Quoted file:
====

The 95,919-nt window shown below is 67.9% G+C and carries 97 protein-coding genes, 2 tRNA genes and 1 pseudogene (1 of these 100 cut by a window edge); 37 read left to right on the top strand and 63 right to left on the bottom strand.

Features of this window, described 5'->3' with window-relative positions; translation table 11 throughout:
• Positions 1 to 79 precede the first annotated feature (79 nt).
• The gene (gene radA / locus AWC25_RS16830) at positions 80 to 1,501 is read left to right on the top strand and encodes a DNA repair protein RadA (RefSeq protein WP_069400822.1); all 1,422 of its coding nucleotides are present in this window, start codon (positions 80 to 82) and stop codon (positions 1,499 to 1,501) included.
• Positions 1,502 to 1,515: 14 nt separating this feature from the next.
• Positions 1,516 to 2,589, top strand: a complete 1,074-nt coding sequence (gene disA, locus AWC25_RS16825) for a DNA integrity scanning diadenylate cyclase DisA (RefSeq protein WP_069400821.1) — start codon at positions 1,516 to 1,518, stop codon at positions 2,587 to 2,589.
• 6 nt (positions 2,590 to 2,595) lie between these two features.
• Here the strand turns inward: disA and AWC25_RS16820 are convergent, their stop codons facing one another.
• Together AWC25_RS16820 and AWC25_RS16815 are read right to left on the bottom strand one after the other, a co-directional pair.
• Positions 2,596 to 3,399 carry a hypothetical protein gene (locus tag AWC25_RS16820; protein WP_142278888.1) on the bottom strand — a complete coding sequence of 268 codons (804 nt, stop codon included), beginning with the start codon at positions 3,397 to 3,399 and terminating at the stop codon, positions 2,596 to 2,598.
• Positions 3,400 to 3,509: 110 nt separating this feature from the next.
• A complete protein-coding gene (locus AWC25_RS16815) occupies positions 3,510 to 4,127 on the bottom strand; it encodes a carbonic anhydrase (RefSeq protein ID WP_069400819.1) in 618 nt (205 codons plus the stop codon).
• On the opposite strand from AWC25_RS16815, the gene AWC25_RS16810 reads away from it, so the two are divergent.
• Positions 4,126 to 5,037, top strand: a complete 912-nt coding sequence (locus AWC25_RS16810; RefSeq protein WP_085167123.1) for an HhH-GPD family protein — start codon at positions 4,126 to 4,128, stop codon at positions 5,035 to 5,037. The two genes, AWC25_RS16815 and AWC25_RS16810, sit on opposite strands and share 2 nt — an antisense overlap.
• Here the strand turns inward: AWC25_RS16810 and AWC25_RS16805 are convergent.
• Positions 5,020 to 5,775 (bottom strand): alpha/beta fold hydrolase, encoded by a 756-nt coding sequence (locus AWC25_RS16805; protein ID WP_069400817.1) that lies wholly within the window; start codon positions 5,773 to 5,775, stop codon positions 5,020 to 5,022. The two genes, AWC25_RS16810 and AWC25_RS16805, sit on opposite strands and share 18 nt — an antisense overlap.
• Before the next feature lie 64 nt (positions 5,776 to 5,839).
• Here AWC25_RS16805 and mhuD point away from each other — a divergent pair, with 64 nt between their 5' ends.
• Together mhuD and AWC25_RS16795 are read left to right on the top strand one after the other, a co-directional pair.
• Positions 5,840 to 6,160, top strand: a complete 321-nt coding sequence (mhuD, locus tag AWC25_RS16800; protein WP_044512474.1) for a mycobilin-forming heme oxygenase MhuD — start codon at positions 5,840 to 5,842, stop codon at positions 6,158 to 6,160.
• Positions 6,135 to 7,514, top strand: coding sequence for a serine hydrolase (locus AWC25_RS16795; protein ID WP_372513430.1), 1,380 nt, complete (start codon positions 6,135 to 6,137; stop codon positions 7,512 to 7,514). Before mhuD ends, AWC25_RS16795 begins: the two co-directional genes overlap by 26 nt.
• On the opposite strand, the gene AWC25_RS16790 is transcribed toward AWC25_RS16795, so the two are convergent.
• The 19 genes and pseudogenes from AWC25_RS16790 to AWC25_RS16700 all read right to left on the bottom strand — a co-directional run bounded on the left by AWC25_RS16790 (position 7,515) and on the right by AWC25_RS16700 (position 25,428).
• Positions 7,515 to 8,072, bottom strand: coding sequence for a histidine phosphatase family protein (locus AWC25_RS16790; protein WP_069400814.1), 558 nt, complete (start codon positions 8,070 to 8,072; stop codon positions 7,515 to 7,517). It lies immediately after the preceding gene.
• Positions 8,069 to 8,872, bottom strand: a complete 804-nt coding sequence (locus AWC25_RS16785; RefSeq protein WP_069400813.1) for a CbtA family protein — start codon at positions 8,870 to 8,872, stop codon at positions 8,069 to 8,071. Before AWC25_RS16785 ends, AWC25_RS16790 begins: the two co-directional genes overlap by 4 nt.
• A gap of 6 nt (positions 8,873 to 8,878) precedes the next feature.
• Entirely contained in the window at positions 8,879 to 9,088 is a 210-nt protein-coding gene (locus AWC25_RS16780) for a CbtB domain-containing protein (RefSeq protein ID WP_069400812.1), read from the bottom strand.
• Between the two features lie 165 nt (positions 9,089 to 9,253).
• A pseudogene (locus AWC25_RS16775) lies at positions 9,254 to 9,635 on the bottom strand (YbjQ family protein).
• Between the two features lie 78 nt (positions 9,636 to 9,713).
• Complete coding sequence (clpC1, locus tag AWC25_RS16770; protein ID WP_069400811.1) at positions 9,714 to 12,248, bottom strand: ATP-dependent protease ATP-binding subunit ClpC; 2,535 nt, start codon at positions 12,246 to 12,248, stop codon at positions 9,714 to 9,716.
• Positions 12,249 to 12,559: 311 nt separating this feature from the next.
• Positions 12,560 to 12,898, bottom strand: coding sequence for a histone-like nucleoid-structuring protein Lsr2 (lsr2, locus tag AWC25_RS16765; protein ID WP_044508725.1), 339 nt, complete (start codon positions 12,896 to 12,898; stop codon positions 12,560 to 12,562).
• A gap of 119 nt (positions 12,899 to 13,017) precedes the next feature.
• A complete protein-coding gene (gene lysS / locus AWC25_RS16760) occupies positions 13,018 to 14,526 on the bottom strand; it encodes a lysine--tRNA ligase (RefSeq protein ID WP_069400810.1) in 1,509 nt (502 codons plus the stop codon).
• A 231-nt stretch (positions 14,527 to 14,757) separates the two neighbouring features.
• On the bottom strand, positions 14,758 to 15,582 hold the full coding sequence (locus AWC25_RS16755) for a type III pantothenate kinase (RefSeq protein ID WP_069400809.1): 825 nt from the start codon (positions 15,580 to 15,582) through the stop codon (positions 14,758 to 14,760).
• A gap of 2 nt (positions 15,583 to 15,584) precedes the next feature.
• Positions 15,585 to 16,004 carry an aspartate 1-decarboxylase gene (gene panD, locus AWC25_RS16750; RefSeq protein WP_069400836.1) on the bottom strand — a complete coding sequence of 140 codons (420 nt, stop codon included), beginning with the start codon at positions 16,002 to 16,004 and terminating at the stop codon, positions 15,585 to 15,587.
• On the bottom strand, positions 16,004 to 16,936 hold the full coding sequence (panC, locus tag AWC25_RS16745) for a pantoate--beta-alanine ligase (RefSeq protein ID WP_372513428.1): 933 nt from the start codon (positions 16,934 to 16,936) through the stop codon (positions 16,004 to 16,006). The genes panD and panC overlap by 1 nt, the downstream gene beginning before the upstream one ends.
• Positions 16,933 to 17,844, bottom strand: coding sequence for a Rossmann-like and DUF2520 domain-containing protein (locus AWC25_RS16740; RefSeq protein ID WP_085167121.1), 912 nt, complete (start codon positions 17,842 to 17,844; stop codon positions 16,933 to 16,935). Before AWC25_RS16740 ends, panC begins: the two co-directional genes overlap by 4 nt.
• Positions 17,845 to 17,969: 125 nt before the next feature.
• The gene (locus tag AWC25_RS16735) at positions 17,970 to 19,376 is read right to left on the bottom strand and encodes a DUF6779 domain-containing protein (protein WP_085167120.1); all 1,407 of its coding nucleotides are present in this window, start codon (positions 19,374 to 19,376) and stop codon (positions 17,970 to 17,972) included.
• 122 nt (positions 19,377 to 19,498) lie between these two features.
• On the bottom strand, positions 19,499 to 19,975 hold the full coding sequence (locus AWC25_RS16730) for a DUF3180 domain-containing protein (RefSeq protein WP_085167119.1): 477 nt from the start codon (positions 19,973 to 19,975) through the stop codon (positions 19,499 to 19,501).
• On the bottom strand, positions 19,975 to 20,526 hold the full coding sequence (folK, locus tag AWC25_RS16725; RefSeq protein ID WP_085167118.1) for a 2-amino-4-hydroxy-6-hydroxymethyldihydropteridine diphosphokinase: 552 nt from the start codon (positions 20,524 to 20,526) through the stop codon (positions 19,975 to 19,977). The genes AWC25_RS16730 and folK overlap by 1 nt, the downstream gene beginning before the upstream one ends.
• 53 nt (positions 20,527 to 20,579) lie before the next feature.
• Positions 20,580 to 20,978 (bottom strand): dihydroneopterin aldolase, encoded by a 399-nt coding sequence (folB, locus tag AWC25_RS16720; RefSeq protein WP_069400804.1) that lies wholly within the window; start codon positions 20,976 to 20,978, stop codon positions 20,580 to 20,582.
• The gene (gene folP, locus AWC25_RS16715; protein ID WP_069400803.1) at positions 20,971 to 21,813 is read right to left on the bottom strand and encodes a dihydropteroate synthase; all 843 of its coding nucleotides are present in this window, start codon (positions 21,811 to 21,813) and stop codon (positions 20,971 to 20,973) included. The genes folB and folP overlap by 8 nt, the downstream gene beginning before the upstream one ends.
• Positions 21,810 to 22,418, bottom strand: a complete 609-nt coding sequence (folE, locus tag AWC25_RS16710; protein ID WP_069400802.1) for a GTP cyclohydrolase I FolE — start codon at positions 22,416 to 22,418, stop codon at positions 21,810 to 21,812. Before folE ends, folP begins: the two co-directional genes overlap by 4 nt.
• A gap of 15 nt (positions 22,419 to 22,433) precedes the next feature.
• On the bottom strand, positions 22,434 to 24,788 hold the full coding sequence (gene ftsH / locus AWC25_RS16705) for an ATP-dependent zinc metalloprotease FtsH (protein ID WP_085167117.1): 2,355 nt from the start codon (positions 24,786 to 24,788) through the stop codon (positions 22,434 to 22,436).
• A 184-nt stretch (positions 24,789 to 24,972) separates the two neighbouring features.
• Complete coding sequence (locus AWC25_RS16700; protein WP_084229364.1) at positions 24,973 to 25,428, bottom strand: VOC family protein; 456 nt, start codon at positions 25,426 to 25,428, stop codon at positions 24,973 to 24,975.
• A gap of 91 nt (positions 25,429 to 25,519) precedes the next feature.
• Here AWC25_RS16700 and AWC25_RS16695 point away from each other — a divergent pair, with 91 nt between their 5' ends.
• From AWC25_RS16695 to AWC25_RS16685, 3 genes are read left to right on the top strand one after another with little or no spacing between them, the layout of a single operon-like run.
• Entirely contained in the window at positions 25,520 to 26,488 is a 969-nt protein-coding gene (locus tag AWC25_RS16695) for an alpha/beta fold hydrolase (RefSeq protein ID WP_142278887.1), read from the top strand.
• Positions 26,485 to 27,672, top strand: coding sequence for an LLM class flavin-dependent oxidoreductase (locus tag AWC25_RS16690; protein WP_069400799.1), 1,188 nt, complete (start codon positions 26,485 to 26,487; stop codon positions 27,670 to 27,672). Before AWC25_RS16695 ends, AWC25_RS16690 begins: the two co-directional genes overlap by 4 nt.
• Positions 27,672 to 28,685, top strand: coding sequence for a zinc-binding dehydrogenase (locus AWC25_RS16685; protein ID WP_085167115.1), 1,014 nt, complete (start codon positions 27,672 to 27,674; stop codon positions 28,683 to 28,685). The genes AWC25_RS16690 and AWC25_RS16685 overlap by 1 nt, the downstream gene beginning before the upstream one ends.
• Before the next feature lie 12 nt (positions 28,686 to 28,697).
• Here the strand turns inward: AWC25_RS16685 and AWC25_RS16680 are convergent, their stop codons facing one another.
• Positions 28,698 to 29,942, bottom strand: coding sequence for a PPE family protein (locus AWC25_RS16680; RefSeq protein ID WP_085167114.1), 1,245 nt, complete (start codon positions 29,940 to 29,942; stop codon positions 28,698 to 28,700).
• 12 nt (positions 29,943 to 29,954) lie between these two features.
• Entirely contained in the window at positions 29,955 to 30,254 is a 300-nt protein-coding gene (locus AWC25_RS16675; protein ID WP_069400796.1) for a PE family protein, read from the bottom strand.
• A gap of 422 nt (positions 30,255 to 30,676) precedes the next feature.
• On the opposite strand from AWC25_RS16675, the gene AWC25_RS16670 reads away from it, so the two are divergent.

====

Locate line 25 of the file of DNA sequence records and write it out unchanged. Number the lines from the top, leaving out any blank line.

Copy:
• Positions 8,069 to 8,872, bottom strand: a complete 804-nt coding sequence (locus AWC25_RS16785; RefSeq protein WP_069400813.1) for a CbtA family protein — start codon at positions 8,870 to 8,872, stop codon at positions 8,069 to 8,071. Before AWC25_RS16785 ends, AWC25_RS16790 begins: the two co-directional genes overlap by 4 nt.